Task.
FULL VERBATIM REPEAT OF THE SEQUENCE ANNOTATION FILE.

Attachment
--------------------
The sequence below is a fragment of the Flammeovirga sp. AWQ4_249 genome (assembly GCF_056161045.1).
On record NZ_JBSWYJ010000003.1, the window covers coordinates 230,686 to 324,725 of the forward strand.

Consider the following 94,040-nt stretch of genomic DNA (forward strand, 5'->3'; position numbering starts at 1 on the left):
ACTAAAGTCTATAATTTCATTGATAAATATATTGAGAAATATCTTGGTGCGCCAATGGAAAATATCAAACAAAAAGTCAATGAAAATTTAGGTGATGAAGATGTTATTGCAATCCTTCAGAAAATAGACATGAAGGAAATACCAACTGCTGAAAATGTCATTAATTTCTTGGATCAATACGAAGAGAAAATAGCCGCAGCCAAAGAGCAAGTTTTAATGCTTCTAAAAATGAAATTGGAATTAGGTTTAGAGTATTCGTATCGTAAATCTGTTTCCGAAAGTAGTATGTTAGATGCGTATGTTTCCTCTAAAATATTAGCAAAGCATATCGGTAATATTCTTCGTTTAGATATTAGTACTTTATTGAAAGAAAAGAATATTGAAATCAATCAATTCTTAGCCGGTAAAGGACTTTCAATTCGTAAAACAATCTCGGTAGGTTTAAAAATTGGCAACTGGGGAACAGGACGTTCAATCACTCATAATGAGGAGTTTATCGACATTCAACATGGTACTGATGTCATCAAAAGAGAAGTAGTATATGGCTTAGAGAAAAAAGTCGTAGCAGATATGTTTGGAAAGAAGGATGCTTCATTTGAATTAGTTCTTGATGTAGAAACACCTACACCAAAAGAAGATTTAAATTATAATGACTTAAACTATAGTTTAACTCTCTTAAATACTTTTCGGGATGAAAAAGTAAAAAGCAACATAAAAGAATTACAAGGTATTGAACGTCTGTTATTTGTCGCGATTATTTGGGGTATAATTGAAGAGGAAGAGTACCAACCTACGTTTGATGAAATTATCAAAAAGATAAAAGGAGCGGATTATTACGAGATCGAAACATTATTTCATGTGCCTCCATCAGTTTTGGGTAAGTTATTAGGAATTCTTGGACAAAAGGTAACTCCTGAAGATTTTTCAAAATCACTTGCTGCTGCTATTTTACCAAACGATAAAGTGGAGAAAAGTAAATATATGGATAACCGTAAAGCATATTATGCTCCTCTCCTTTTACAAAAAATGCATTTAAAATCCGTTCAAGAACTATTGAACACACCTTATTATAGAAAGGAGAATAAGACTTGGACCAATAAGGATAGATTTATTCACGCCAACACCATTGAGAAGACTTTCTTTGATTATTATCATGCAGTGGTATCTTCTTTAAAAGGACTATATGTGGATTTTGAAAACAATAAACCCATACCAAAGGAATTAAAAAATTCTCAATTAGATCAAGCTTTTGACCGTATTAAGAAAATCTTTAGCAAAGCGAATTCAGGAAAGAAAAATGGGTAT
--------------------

The sequence below is a fragment of the Flammeovirga sp. AWQ4_249 genome (assembly GCF_056161045.1).
On record NZ_JBSWYJ010000003.1, the window covers coordinates 230,686 to 324,725 of the forward strand.

Consider the following 94,040-nt stretch of genomic DNA (forward strand, 5'->3'; position numbering starts at 1 on the left):
ACTAAAGTCTATAATTTCATTGATAAATATATTGAGAAATATCTTGGTGCGCCAATGGAAAATATCAAACAAAAAGTCAATGAAAATTTAGGTGATGAAGATGTTATTGCAATCCTTCAGAAAATAGACATGAAGGAAATACCAACTGCTGAAAATGTCATTAATTTCTTGGATCAATACGAAGAGAAAATAGCCGCAGCCAAAGAGCAAGTTTTAATGCTTCTAAAAATGAAATTGGAATTAGGTTTAGAGTATTCGTATCGTAAATCTGTTTCCGAAAGTAGTATGTTAGATGCGTATGTTTCCTCTAAAATATTAGCAAAGCATATCGGTAATATTCTTCGTTTAGATATTAGTACTTTATTGAAAGAAAAGAATATTGAAATCAATCAATTCTTAGCCGGTAAAGGACTTTCAATTCGTAAAACAATCTCGGTAGGTTTAAAAATTGGCAACTGGGGAACAGGACGTTCAATCACTCATAATGAGGAGTTTATCGACATTCAACATGGTACTGATGTCATCAAAAGAGAAGTAGTATATGGCTTAGAGAAAAAAGTCGTAGCAGATATGTTTGGAAAGAAGGATGCTTCATTTGAATTAGTTCTTGATGTAGAAACACCTACACCAAAAGAAGATTTAAATTATAATGACTTAAACTATAGTTTAACTCTCTTAAATACTTTTCGGGATGAAAAAGTAAAAAGCAACATAAAAGAATTACAAGGTATTGAACGTCTGTTATTTGTCGCGATTATTTGGGGTATAATTGAAGAGGAAGAGTACCAACCTACGTTTGATGAAATTATCAAAAAGATAAAAGGAGCGGATTATTACGAGATCGAAACATTATTTCATGTGCCTCCATCAGTTTTGGGTAAGTTATTAGGAATTCTTGGACAAAAGGTAACTCCTGAAGATTTTTCAAAATCACTTGCTGCTGCTATTTTACCAAACGATAAAGTGGAGAAAAGTAAATATATGGATAACCGTAAAGCATATTATGCTCCTCTCCTTTTACAAAAAATGCATTTAAAATCCGTTCAAGAACTATTGAACACACCTTATTATAGAAAGGAGAATAAGACTTGGACCAATAAGGATAGATTTATTCACGCCAACACCATTGAGAAGACTTTCTTTGATTATTATCATGCAGTGGTATCTTCTTTAAAAGGACTATATGTGGATTTTGAAAACAATAAACCCATACCAAAGGAATTAAAAAATTCTCAATTAGATCAAGCTTTTGACCGTATTAAGAAAATCTTTAGCAAAGCGAATTCAGGAAAGAAAAATGGGTAT